When Franny’s, a bright, modern pizza and pasta restaurant on Brooklyn’s Flatbush Avenue, made New York Magazine‘s 101 Best Restaurants list (coming in at #48), I had to admit I’d never heard of it. It caught my eye on the list for that reason, and because it was in my neighborhood.
Franny’s, named for one of its two co-owners (Francine Stephens and Andrew Feinberg) opened in 2004 to great reviews. Its Neapolitan-style pizzas have been praised for their lightness and use of local ingredients. The restaurant is successful enough that it’s moving down Flatbush in November to an old Blockbuster video store site (after a thorough renovation of course), doubling its capacity.
On the drinks side, Franny’s lists assorted amari (though nothing unusual), whiskeys and gins by brand (including two genevers and one old tom-style gin), and a stellar selection of Italian wines.
There are seven cocktails on the current menu, including two classics (Brooklyn and Negroni). I opted for the Il Patrizio ($12): Old Overholt rye, Amaro Lucano, sassafras, and a float of Fernet Branca.
It’s a deep and bitter cocktail, served in a Collins glass, topped off with soda over ice with a straw. The flavor is very complex; almost meaty and smoky. The sassafras adds a subtle root beer-like element, and the Fernet (if you’re drinking out of the straw) doesn’t appear much until you’re almost through. I meant to ask the bartender what form of sassafras they use — tea, syrup? — but I didn’t get the chance. (Sassafras, which comes from a tree of the same name, was banned in some forms decades ago as a carcinogen.)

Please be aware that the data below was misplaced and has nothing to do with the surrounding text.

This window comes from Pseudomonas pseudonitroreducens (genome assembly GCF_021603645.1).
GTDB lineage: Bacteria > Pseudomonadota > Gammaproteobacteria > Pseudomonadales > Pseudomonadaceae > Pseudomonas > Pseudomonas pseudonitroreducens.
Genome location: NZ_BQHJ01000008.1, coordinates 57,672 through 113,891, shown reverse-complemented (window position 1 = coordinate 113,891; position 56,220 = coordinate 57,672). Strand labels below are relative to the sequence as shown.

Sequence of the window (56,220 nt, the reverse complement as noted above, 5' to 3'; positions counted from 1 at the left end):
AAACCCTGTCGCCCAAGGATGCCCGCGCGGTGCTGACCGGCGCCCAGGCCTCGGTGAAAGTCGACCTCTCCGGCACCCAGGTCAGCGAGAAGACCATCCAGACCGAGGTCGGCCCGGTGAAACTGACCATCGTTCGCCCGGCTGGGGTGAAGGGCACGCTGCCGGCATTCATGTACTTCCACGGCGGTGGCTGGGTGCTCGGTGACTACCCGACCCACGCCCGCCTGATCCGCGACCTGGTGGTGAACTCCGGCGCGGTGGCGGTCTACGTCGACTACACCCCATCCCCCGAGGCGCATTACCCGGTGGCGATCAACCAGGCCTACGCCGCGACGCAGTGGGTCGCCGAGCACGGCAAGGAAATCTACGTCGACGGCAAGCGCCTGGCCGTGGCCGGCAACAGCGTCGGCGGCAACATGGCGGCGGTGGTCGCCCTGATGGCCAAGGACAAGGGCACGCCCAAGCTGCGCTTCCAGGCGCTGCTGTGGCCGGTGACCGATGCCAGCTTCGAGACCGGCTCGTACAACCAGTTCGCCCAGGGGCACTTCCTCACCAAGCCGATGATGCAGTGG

I’m not familiar with the amaro used here either but each one is different, so substituting for another one could dramatically change the cocktail. Amaro Lucano lists rue, artemisia, salvia, cinnamon, orange, basil, aloe, savory, coriander, oregano, gentian, marjoram, angelica, and elder flowers as its primary herbal ingredients. It traces its history back to a small-town bakery in 1894 in Italy. A bottle runs about $26.
Incidentally, Amaro Lucano went through a bottle redesign last year, done by the Milan-based firm Robilant & Associati. The new bottle is the one on the left.